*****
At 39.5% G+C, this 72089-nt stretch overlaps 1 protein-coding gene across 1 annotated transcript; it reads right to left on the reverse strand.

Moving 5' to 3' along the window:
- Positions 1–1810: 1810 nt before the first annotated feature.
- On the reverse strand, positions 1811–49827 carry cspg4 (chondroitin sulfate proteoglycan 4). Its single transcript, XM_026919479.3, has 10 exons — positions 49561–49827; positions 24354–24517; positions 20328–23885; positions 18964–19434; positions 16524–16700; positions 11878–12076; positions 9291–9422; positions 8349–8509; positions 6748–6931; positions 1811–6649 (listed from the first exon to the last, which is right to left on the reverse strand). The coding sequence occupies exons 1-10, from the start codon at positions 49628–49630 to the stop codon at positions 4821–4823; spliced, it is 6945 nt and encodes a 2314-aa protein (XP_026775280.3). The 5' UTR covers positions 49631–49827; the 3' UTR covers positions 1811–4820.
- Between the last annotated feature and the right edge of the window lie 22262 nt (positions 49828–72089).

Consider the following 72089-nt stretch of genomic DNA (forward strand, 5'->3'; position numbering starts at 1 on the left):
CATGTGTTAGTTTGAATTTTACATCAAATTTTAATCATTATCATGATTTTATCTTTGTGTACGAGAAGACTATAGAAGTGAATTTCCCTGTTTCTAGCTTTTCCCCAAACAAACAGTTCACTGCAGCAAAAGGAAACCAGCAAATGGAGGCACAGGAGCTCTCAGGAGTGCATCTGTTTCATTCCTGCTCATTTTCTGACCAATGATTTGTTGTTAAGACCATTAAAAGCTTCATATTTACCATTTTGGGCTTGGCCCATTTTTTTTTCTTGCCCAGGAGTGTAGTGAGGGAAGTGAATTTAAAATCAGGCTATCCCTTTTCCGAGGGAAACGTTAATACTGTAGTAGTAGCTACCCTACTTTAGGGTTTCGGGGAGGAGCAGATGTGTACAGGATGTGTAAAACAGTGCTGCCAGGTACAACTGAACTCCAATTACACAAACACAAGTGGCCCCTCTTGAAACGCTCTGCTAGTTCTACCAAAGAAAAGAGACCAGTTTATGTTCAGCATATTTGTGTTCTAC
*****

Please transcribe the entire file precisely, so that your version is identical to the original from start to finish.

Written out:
At 39.5% G+C, this 72089-nt stretch overlaps 1 protein-coding gene across 1 annotated transcript; it reads right to left on the reverse strand.

Moving 5' to 3' along the window:
- Positions 1–1810: 1810 nt before the first annotated feature.
- On the reverse strand, positions 1811–49827 carry cspg4 (chondroitin sulfate proteoglycan 4). Its single transcript, XM_026919479.3, has 10 exons — positions 49561–49827; positions 24354–24517; positions 20328–23885; positions 18964–19434; positions 16524–16700; positions 11878–12076; positions 9291–9422; positions 8349–8509; positions 6748–6931; positions 1811–6649 (listed from the first exon to the last, which is right to left on the reverse strand). The coding sequence occupies exons 1-10, from the start codon at positions 49628–49630 to the stop codon at positions 4821–4823; spliced, it is 6945 nt and encodes a 2314-aa protein (XP_026775280.3). The 5' UTR covers positions 49631–49827; the 3' UTR covers positions 1811–4820.
- Between the last annotated feature and the right edge of the window lie 22262 nt (positions 49828–72089).

Consider the following 72089-nt stretch of genomic DNA (forward strand, 5'->3'; position numbering starts at 1 on the left):
CATGTGTTAGTTTGAATTTTACATCAAATTTTAATCATTATCATGATTTTATCTTTGTGTACGAGAAGACTATAGAAGTGAATTTCCCTGTTTCTAGCTTTTCCCCAAACAAACAGTTCACTGCAGCAAAAGGAAACCAGCAAATGGAGGCACAGGAGCTCTCAGGAGTGCATCTGTTTCATTCCTGCTCATTTTCTGACCAATGATTTGTTGTTAAGACCATTAAAAGCTTCATATTTACCATTTTGGGCTTGGCCCATTTTTTTTTCTTGCCCAGGAGTGTAGTGAGGGAAGTGAATTTAAAATCAGGCTATCCCTTTTCCGAGGGAAACGTTAATACTGTAGTAGTAGCTACCCTACTTTAGGGTTTCGGGGAGGAGCAGATGTGTACAGGATGTGTAAAACAGTGCTGCCAGGTACAACTGAACTCCAATTACACAAACACAAGTGGCCCCTCTTGAAACGCTCTGCTAGTTCTACCAAAGAAAAGAGACCAGTTTATGTTCAGCATATTTGTGTTCTAC